07/22/2020 1:53 pm
Kara Simonson ’06 didn’t know it at the time, but the years she spent at Rockford University prepared her to be a doctor in a pandemic.
She didn’t take any courses on the subject, of course. She wasn’t even learning about medicine at that point.
But Rockford University was the firm foundation of her education that gave her the ability to pivot when she needed to the most.
Known today as Dr. Kara Wada, this Rockford University alum works as an allergist and immunologist at Ohio State University Wexner Medical Center. She was just kicking off her busiest season of the year – spring allergies – when the pandemic hit. Her patients still needed help, particularly those whose immune systems were compromised, but clinics everywhere were limiting office visits.
“We went from doing no telemedicine to doing 75 to 80 percent telemedicine,” Dr. Wada said. “I had to get a little more creative in examining my patient. It’s more critical to listen to the patient’s story, and you have to do a good job of establishing a relationship with the human being on the other side of the screen.”
Perhaps surprisingly, making that shift didn’t rely solely on skills she learned in medical school. Rather, she drew from her time at Rockford University, from 2002-2006, when she learned a wide range of subjects in a hands-on and intimate setting.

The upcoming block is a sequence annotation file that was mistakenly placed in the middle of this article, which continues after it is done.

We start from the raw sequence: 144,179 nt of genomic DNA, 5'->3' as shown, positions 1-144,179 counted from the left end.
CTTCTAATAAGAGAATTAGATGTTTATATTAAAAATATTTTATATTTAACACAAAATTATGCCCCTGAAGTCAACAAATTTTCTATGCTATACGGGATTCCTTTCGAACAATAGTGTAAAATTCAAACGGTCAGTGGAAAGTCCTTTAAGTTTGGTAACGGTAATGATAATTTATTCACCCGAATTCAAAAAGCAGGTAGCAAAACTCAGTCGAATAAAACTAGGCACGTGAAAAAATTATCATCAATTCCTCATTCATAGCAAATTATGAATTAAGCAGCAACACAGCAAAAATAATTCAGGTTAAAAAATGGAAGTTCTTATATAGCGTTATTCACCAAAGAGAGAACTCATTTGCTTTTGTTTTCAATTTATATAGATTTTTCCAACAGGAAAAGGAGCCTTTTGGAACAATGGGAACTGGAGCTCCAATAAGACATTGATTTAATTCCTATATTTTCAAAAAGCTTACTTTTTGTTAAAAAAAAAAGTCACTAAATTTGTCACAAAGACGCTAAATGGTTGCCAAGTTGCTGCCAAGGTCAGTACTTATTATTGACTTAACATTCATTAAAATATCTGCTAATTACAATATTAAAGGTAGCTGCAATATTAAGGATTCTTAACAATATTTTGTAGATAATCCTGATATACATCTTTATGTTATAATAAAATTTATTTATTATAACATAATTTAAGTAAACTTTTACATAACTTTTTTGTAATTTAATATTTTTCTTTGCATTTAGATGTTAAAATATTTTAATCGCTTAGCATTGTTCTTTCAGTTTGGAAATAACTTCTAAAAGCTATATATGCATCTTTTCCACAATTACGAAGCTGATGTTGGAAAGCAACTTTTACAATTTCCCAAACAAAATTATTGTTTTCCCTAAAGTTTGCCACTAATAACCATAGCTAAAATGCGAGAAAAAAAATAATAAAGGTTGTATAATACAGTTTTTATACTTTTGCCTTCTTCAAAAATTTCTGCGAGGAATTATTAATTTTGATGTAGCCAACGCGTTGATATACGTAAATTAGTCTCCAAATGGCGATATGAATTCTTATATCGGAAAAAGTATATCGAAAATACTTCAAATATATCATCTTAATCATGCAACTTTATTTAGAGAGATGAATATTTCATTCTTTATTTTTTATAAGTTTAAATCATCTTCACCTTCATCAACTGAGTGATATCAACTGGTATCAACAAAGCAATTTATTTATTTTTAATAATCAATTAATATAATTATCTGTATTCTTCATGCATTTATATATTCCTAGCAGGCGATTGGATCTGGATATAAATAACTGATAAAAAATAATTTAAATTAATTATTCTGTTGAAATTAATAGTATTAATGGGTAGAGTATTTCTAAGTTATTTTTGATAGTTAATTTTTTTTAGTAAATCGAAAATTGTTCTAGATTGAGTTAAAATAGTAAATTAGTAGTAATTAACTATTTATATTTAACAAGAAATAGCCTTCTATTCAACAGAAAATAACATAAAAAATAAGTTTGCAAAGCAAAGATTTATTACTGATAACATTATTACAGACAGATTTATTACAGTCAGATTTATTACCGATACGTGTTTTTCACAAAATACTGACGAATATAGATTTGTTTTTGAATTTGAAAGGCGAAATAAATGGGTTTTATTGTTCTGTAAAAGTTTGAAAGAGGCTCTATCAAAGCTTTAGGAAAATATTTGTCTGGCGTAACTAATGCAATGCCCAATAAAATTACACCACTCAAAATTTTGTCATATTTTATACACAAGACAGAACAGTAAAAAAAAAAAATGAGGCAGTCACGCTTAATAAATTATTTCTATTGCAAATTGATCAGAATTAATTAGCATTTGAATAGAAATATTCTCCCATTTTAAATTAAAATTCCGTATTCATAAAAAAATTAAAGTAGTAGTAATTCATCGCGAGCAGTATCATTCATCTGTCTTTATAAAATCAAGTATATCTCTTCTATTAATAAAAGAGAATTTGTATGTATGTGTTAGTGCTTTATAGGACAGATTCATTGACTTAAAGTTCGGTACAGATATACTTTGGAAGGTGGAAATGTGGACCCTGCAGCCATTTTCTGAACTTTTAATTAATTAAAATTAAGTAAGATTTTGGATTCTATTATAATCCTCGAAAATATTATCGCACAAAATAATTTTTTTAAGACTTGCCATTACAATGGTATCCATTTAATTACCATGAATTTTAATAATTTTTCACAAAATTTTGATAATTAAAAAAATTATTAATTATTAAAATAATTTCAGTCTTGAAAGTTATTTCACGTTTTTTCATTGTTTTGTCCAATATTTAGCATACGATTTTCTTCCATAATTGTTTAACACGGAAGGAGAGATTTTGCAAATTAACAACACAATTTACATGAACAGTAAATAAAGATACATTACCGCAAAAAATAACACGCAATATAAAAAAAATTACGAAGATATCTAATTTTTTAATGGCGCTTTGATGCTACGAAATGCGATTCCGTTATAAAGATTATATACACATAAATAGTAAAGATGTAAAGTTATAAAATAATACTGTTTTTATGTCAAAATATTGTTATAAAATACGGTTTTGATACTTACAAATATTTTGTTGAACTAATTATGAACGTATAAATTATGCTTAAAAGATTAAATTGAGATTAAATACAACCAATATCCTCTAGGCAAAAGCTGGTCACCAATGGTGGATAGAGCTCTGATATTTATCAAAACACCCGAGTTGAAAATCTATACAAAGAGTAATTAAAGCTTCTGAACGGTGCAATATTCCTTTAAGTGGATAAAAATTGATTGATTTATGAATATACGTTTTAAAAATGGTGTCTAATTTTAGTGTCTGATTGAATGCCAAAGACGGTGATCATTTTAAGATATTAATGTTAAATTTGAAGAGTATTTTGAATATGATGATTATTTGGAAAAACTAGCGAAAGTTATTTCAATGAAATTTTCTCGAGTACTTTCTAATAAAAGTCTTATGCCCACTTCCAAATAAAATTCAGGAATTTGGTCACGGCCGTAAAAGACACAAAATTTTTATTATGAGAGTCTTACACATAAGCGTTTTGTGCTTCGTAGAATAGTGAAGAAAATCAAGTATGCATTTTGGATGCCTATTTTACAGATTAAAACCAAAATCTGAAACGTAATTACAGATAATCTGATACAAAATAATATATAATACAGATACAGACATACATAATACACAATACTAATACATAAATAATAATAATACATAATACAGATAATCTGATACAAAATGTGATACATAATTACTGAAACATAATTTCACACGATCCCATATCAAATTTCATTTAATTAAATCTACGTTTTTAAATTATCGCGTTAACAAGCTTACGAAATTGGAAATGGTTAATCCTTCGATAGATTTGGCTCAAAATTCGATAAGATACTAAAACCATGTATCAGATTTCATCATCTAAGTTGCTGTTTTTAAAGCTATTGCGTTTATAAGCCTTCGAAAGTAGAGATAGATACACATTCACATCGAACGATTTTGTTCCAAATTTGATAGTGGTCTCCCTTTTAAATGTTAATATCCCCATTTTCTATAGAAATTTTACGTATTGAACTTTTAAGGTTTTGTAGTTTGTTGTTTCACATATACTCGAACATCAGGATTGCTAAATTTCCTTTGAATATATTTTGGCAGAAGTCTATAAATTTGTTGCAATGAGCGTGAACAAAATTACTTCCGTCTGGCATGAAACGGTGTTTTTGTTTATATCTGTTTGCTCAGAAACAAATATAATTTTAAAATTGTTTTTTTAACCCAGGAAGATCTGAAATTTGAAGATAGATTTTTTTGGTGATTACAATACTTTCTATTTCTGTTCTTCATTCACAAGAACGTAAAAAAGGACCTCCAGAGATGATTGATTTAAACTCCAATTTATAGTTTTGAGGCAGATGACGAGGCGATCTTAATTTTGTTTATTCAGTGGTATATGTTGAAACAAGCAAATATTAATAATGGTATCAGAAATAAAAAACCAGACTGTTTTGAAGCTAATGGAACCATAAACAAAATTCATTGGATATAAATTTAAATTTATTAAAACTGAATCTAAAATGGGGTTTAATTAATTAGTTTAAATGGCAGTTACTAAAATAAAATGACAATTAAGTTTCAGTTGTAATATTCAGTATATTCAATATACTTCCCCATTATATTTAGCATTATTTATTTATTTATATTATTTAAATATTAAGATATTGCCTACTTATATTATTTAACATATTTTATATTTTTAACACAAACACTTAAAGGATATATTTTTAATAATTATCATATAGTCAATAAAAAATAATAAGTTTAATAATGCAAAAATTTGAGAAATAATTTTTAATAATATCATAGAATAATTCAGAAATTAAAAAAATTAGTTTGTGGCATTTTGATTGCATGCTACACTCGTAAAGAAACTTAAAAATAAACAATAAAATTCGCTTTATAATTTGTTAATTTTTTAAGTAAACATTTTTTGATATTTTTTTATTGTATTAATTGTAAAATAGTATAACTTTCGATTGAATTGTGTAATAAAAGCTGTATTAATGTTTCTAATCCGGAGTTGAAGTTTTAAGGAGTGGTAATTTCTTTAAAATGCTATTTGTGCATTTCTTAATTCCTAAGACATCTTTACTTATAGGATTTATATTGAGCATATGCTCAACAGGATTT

“It was the breadth of the liberal arts education,” she said. “I wasn’t just preparing for my job as a physician. I was learning all those skills that helped me most during the pandemic.”
In addition to changing the way she connects with patients, Dr. Wada also used her downtime during the pandemic to launch a social media presence. Today, she posts on Instagram as The Crunchy Allergist, where she can connect with a larger community.
“Your Rockford University education is going to prepare you, not only for your first job, but for your third, fourth and fifth jobs out of school,” Dr. Wada said. “It’s given me that skill set, that ability to bob and weave. As I come across new problems, I have the skills to navigate and solve those problems.”
Dr. Wada also has been active in another pressing societal issue for 2020: racism. She recently participated in an event at Ohio State University College of Medicine held by White Coats for Black Lives, a group dedicated to racial justice within the community, in health care settings and within medical education.
“Hundreds of us kneeled together for eight minutes and 46 seconds, then listened to powerful young leaders at the medical school,” she said. “It was so inspirational!”
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